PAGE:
ANNECY, France // Police on Friday were investigating if a family feud over money could be the motive for an execution-style killing of a British-Iraqi family in the French Alps.
Prosecutor Eric Maillaud said British police told French authorities of a financial dispute between the murdered British man and his brother, but he cautioned against drawing early conclusions.
Victim Saad al-Hilli's four-year-old daughter -- who was discovered alive and unhurt hours after the shooting beneath her dead mother's body -- had meanwhile been spoken to and was unable to give police any new clues.
A local man was also killed in the shooting after apparently witnessing the attack on the family's car.
"It seems that there was a dispute between the two brothers about money. This seems to be credible information coming from the British police," Maillaud told AFP.
"The brother will have to be questioned at length. Every lead will be meticulously followed."
He added however that it was difficult to imagine how a family feud could "pass from a financial dispute to a quadruple murder".
A French police source said the brother of Hilli, a 50-year-old Briton born in Iraq, had presented himself to British police on Thursday to proclaim his innocence and cooperate in the probe.
Maillaud said the little girl found in the car had been unable to help investigators, adding that officers had to be "extremely careful about the declarations of a traumatised little girl".
Post-mortem results on the four victims' bodies were due on Friday afternoon and the response to a formal request for DNA samples from Britain was expected to arrive on Saturday.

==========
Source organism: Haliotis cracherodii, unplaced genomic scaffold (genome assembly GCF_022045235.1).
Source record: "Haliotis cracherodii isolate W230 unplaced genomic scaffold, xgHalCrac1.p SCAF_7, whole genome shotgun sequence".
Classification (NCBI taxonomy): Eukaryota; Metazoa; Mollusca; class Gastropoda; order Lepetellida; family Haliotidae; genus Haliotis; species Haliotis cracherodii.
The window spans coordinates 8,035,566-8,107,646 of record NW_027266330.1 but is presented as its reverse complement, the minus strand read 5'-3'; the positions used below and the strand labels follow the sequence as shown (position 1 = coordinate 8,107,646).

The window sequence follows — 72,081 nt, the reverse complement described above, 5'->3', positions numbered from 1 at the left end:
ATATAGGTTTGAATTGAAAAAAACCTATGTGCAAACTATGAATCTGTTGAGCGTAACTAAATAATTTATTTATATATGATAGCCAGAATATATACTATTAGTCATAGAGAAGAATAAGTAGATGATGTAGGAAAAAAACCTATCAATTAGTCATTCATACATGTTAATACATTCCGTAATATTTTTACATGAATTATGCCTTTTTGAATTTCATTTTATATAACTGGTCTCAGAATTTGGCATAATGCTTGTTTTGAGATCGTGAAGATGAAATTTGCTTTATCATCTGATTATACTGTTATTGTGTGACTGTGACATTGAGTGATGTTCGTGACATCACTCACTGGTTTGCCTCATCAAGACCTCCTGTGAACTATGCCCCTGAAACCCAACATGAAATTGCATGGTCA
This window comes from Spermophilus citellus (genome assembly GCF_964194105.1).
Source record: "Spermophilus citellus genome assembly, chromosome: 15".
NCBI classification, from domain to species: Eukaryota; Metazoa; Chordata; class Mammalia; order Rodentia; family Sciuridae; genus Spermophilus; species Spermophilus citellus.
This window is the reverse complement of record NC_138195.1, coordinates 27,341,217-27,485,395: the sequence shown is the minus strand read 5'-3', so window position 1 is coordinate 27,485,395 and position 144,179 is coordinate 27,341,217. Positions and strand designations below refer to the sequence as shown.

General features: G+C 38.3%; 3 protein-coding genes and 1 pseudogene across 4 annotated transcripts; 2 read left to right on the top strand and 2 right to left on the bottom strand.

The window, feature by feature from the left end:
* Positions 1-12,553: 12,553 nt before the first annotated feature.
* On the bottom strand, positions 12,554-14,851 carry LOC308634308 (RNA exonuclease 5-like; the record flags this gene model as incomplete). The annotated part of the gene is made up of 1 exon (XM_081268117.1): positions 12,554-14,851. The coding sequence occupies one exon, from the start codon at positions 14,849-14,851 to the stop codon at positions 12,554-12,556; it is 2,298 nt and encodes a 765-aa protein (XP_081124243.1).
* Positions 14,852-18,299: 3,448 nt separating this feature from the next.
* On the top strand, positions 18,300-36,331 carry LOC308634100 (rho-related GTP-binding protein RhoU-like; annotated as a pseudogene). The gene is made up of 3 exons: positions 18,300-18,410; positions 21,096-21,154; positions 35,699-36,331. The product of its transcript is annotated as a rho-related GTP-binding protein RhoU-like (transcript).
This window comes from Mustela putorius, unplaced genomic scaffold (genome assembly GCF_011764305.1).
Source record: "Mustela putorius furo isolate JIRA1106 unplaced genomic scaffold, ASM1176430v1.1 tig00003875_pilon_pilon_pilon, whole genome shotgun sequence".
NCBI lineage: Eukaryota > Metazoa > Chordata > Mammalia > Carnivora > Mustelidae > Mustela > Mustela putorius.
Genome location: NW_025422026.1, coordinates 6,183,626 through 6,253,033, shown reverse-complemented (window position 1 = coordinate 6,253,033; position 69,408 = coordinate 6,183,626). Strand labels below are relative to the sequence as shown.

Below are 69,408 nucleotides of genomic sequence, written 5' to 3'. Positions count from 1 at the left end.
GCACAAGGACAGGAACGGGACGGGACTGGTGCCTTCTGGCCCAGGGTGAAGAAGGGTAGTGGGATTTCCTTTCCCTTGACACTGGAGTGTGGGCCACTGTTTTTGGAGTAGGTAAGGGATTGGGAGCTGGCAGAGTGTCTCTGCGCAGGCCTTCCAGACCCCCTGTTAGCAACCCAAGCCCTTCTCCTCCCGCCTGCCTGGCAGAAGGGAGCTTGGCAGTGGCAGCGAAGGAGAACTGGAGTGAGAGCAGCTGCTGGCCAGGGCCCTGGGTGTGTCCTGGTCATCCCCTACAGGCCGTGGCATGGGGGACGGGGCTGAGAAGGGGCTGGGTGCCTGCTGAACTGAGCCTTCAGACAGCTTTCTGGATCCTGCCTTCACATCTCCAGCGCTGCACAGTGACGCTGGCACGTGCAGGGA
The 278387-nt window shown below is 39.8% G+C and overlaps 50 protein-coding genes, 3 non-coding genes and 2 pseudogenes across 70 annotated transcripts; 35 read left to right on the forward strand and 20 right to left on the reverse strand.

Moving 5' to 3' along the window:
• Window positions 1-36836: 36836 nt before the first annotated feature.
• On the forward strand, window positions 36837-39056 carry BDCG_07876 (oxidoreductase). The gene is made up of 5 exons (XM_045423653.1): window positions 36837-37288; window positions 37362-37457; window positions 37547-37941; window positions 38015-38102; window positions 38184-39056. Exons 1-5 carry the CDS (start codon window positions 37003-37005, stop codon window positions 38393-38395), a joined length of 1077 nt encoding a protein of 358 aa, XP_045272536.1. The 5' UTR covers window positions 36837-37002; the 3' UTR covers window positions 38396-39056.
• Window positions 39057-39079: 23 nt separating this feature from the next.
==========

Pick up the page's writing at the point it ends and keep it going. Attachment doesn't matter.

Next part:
Maillaud said police were hoping to "find certain things in the home that could give us leads on the killers".
Hilli, his wife and mother-in-law were killed in their British-registered BMW estate car on Wednesday in a forest car park near the village of Chevaline in the picturesque Haute-Savoie region.
The body of local cyclist Sylvain Mollier, 45, who worked in the nuclear industry was found nearby.
Each had been shot in the head in a killing that bore many of the hallmarks of a professional assassination.
Neighbours in England said Hilli was an engineer and named the other victims as his wife Iqbal, who was carrying an Iraqi passport, and his 74-year-old mother-in-law, who had a Swedish passport. The couple's daughters were named as Zainab, aged seven, and Zeena, aged four.
Zainab was seriously injured after being shot in the shoulder and suffering a fractured skull from what authorities said were "extremely violent" blows to the head.
Maillaud said she had undergone surgery and was doing better.
"She was operated on again, she is doing well," he said. "Her state of health is no longer causing much worry. She is out of danger."
The family, from Surrey in southern England, had been staying since September 3 at the nearby Saint Jorioz camp site.
A veteran of Britain's Royal Air Force who has a second home in the area discovered the victims, having cycled into the car park at 3:48 pm Wednesday.
Several witnesses reported seeing a car speeding away from the scene around the time the attack took place. Investigators believe an automatic pistol was used and 15 spent bullet casings were found in the area. No weapon was found at the scene.
French Interior Minister Manuel Valls defended police who failed to spot Zeena in the car, insisting that protocol was followed.
Local police left the car untouched with the three corpses inside because they were concerned about compromising the work of a forensics team that did not arrive until nearly midnight.
The delay in releasing the girl had been severely criticised by, among others, a union representing police officers.
"I'm not going to get involved in a pointless and unjustified debate about this," Valls told RTL radio.
"I do not think any mistake was made. The gendarmes, the investigators, the technicians and the doctors did a very high quality job and I have confidence in their ability to continue their work."